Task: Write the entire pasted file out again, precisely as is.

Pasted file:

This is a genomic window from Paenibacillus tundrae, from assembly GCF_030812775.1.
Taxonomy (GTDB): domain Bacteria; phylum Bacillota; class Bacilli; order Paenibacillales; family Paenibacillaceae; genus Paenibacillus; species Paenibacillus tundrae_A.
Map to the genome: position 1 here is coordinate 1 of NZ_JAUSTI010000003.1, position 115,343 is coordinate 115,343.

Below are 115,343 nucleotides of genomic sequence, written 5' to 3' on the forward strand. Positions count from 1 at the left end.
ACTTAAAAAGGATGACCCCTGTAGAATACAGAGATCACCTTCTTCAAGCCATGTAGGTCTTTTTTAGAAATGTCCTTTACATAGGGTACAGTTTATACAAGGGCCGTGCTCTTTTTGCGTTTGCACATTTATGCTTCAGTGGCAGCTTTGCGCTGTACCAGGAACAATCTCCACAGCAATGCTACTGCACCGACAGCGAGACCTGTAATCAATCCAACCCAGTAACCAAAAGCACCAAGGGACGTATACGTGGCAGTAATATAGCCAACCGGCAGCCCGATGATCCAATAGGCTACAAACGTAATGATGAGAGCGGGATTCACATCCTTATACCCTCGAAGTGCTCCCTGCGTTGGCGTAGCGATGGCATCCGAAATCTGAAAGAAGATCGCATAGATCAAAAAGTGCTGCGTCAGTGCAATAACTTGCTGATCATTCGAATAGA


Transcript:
This is a genomic window from Paenibacillus tundrae, from assembly GCF_030812775.1.
Taxonomy (GTDB): domain Bacteria; phylum Bacillota; class Bacilli; order Paenibacillales; family Paenibacillaceae; genus Paenibacillus; species Paenibacillus tundrae_A.
Map to the genome: position 1 here is coordinate 1 of NZ_JAUSTI010000003.1, position 115,343 is coordinate 115,343.

Below are 115,343 nucleotides of genomic sequence, written 5' to 3' on the forward strand. Positions count from 1 at the left end.
ACTTAAAAAGGATGACCCCTGTAGAATACAGAGATCACCTTCTTCAAGCCATGTAGGTCTTTTTTAGAAATGTCCTTTACATAGGGTACAGTTTATACAAGGGCCGTGCTCTTTTTGCGTTTGCACATTTATGCTTCAGTGGCAGCTTTGCGCTGTACCAGGAACAATCTCCACAGCAATGCTACTGCACCGACAGCGAGACCTGTAATCAATCCAACCCAGTAACCAAAAGCACCAAGGGACGTATACGTGGCAGTAATATAGCCAACCGGCAGCCCGATGATCCAATAGGCTACAAACGTAATGATGAGAGCGGGATTCACATCCTTATACCCTCGAAGTGCTCCCTGCGTTGGCGTAGCGATGGCATCCGAAATCTGAAAGAAGATCGCATAGATCAAAAAGTGCTGCGTCAGTGCAATAACTTGCTGATCATTCGAATAGA